— ARDF 80 m transmitter —

Island Creative Time

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The information below is out of date.
For current work on the 80m transmitter project,
go to the 2017 80 m transmitter page .

Here I'm starting to document our 80 m ARDF transmitter.

The plan is to put all the information needed to build the transmitter. This will include the schematics, the layout, the BOM, the code to load onto the ATmega328. Also I'll put up notes about the building, testing, and use. It will probably take a very long time to put all up. The code isn't even completely written yet. And generally, the priority will always be using the equipment and experimenting. But eventually I want to have all the information that someone would need to build the transmitter.

Unlike blog entries, this page will change. As the transmitter gets new versions, this page will change to reflect this. But I started the page now (2016-03-02) precisely because I don't foresee major changes. The transmitter could definitely be greatly improved, especially by someone with an electronics background, but I'm moving on to other projects.

General overview of the transmitter.

First a look at the nice OSH Park PCB.

OSH Park PCB. The top is on the left the bottom (bottom-view) on the right.

Here is a general overview. The 'flow' is generally from the upper right corner, leftward, then down to the lower left corner, and finally rightward. Most of the voltage regulation is in the upper right. The battery wires will enter at P101 via a barrel connector. U101 generates 5 V needed by most components and U102 generates the regulated high voltage for RF output. Then the user input in the upper left. There are configuration inputs are those labeled: i_sp, n_sp, freq, mode, config, timing, and cw speed. At the label 'ex-key' (J201) there is a jack for manually keying the transmitter. Below all this and toward the center sits the ATmega328 controlling everything. Also there are a row of informative LEDs labeled info-1, auto, in period, and RF out. In the bottom, the RF is generated by the Si5351 at the far left and ends at the antenna pads at the far right.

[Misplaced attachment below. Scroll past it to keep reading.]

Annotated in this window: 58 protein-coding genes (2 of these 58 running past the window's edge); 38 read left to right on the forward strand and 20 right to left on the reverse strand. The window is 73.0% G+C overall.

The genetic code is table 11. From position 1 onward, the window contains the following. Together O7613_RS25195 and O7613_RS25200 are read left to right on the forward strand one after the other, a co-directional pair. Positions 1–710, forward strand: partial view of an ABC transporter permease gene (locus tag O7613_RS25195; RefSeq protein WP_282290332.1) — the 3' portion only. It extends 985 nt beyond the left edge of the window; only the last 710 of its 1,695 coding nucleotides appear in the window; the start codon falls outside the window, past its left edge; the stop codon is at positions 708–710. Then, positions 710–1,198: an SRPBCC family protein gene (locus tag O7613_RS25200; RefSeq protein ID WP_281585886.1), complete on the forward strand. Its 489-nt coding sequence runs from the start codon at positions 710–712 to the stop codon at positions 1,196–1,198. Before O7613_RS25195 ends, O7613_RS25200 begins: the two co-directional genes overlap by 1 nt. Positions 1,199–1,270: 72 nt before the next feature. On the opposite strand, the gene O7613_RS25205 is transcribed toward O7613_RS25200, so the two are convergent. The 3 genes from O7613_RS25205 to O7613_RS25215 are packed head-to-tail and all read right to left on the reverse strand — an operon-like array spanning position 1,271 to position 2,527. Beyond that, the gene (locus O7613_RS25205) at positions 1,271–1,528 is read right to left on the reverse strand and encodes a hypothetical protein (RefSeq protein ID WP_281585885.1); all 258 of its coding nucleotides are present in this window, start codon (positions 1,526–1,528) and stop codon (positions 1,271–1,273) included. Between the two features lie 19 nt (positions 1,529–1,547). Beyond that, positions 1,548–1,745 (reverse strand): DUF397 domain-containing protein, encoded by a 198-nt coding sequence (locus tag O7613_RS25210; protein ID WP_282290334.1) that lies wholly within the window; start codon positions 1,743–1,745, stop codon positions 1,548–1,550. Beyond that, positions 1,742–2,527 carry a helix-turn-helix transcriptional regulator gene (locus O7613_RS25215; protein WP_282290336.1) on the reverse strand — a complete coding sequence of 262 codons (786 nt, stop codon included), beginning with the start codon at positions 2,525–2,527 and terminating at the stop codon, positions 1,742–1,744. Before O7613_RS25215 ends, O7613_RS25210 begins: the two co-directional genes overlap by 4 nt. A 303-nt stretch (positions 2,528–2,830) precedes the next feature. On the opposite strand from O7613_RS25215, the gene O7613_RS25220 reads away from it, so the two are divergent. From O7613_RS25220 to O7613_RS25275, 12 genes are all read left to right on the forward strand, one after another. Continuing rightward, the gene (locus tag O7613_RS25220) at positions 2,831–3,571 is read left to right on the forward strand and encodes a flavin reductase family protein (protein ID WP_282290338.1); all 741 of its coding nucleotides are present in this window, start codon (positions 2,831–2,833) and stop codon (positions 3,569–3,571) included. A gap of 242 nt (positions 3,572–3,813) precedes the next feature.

The schematic follows the same general pattern as the PCB. To see it all clearly, you should download the large file. In the future, I'll make a block diagram and break the schematic file into individual modules.

Schematic for version 2. Full size (479 kB).

Looking at the schematic, you'll see how it is devided into a number of functinal modules: voltage regulator, switches (user input), controller (ATmega), oscillator (Si5351), pre-driver (2n2222), driver (4001), power amplifire (IRF610), and filter.

Coming updates

Images to put up next: layout-1-front, lyout-2-back--front_view.

Then I'll put up some information and images related to the mechanical building. That should be pretty fast. Then the BOM. At this point, there should be enough information for anyone to build it.

Programming it will come next. I have working code that was tested with every part of the transmitter. But I don't have a single program that has all the code in it. For now, the main program I'm using is enough to run a regular event, but not a sprint as I don't have the fast cw in there. As soon as I have it cleaned up, I'll put up at least that.

Since we now have working transmitters, the emphasis has been shifting away from development and building to actually getting out there in the woods. So the full version of the code may not go up for a while. But eventually (Fall 2016 maybe), I'll get back to the code and put a full version up.

The text we wrote, pictures we took, and system we used to layout our web pages are licensed under the Creative Commons Attribution 4.0 International License. Link to License. This means that you can copy anything you want, use it and alter it as you want, as long as you give credit to us for the original work, provide a link to the license, and explain any changes you made. We try to make sure all other content we display is also available to use. But check the sources we list before using them.